Film review: Mary Poppins (1964), directed by Robert Stevenson
There are a number of films “everyone” has seen that I haven’t. Mary Poppins was one of them, until very recently. There were a few bits I had seen here and there, but the whole thing from start to finish? Nope, not at all.
Mary Poppins follows a well to do family in 1910s London. The two Banks children (Matthew Garber and Karen Dotrice) are delinquents, like they normally are in films that require nannies. In fact, their nanny has had enough of them always running off, so she quits. Their father, a serious banker (David Tomlinson) writes a very serious advertisement for The Times, but the children have written an advertisement too.
Because their one is from the heart and they want a kind, rosy-cheeked nanny who will play with them, their father reacts with a “bah, humbug!” and tears it up. Somehow, the torn up letter flies out of the chimney, and when they are going to interview applicants, all of them get blown away (literally) and only one remain: Mary Poppins (Julie Andrews).
Mary Poppins is exactly what the children asked for and exactly what they needed. She’s fun and playful, yet strict and no-nonsense, and she takes them on magical adventures along with the friendly neighbourhood chimney sweep (Dick Van Dyke, before he became Dr Sloane and started solving crimes). A lot of cheerful singing and magic ensues until the family have united to become a “proper” family – none of that strict banking business from Mr Banks or gallivanting away in Suffragette rallies from Mrs Banks (Glynis Johns) when you have children to play with …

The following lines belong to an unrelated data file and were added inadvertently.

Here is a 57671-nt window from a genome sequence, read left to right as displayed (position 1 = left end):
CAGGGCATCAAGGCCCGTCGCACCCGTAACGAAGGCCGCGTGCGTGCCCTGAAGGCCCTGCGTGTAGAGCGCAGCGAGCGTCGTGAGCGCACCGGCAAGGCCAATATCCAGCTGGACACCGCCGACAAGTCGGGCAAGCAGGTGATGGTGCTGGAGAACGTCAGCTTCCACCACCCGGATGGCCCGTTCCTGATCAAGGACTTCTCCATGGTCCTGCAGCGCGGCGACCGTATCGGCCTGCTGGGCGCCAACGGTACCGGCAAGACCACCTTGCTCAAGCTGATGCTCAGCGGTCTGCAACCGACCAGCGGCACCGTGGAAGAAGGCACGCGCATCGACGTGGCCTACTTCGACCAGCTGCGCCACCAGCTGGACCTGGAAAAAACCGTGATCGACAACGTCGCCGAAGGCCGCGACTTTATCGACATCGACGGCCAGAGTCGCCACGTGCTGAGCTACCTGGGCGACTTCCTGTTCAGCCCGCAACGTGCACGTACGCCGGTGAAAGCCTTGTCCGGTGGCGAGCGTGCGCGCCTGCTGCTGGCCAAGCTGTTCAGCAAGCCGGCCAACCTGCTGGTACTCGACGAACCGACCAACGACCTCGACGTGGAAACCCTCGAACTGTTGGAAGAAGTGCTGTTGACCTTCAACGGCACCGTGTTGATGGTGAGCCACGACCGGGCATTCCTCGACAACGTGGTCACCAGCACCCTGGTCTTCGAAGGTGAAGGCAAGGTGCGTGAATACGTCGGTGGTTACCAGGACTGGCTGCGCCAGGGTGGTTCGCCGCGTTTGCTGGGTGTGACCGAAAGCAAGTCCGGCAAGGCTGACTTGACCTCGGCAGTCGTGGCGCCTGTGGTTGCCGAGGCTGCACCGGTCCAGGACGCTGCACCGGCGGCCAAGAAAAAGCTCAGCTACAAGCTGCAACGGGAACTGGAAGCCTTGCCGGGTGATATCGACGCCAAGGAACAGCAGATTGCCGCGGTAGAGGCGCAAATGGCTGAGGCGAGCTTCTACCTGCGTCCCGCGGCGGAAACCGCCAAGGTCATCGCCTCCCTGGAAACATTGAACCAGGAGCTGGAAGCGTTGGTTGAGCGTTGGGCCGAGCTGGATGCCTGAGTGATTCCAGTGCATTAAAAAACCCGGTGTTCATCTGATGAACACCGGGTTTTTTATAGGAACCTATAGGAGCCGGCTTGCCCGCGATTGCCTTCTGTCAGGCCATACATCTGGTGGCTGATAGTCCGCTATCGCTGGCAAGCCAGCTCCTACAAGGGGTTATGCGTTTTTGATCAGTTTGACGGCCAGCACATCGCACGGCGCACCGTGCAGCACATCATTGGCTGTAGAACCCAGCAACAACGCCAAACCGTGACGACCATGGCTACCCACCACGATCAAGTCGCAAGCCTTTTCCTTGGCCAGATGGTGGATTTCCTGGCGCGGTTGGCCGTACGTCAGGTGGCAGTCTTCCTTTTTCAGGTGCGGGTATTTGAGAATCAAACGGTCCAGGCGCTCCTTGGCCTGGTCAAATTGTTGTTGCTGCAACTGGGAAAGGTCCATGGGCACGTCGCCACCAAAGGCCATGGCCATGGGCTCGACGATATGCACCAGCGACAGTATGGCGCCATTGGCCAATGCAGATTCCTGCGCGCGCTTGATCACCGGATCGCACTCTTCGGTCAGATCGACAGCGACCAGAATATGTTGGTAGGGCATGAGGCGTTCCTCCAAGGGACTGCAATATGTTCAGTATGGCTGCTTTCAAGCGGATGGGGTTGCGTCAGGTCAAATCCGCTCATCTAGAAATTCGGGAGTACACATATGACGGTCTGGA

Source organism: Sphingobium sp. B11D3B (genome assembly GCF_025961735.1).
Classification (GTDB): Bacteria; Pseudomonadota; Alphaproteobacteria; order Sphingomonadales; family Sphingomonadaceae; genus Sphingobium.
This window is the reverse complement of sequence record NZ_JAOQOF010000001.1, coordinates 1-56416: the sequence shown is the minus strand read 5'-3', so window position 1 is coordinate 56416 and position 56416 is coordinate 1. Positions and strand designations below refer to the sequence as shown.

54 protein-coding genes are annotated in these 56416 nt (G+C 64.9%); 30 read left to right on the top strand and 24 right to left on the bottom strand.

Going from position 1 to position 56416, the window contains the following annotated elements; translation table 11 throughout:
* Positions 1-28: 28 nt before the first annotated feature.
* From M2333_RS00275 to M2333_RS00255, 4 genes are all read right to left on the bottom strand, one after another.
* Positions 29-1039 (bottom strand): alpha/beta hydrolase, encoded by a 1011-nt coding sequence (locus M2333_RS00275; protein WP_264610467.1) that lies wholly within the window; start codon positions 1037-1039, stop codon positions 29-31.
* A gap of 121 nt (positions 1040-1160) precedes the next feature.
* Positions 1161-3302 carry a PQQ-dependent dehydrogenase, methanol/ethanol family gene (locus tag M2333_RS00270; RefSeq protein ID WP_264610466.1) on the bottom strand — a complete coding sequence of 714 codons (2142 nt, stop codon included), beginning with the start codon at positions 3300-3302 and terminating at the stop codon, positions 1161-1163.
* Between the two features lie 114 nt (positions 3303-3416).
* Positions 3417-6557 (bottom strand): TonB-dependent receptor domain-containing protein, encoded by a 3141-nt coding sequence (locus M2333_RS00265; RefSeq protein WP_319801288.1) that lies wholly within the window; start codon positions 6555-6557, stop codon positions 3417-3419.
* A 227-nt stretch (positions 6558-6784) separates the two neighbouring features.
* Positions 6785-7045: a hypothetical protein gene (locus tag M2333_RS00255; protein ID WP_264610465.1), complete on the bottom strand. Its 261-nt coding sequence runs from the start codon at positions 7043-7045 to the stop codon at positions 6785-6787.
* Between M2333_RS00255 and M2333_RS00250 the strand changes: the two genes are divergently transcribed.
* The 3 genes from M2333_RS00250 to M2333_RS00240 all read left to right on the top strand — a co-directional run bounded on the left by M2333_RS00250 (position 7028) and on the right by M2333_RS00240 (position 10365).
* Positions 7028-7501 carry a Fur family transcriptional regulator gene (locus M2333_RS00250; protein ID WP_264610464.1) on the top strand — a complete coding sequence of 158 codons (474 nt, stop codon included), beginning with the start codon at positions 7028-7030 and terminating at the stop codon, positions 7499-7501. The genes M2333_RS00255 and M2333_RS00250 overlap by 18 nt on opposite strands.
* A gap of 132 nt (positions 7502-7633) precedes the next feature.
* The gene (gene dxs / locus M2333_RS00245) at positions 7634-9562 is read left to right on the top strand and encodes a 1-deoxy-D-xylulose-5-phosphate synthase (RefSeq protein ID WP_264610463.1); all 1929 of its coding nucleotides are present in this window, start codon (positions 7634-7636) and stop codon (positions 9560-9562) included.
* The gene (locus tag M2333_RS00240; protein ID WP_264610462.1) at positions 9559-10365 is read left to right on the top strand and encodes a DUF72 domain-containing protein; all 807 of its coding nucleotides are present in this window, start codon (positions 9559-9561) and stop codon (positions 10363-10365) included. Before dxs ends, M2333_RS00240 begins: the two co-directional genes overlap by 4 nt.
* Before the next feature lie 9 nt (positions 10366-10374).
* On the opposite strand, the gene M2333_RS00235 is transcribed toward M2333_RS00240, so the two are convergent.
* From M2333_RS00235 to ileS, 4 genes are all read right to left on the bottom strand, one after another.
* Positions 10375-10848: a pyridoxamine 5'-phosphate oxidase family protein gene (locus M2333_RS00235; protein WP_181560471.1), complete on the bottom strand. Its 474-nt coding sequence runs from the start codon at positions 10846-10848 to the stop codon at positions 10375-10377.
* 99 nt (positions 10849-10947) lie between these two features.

Dick Van Dyke has the most hilarious accent I’ve ever heard. It’s meant to be Cockney, but it veers wildly from Australian to American and British. (He should take elocution lessons from Danny Dyer – just a thought.) As my associations with the man in question begin and end with Diagnosis: Murder (okay, yes, I did see Chitty Chitty Bang Bang once, but I was like ten at the time), it’s great to see him do something so completely different, and how well he does it! He’s funny and he’s charming – dreamy, even. Who’d a-thought it, eh? Julie Andrews is of course forever associated with The Sound of Music, so her singing and looking after children is no surprise. She’s a wonderful actress and a great singer.
It’s a harmless film, that’s all I can really say. It’s cute, it’s cheerful, it’s vintage Disney, and it makes you feel terribly good. Considering how much Hollywood enjoys doing re-makes, I wonder how come there hasn’t been a Mary Poppins re-make yet. Today’s CGI would make those penguins look historical, even though I have to say that the special effects in this film have aged surprisingly well. Not sure who would play the title characters, though – any suggestions?
4 out of 5 outdated values.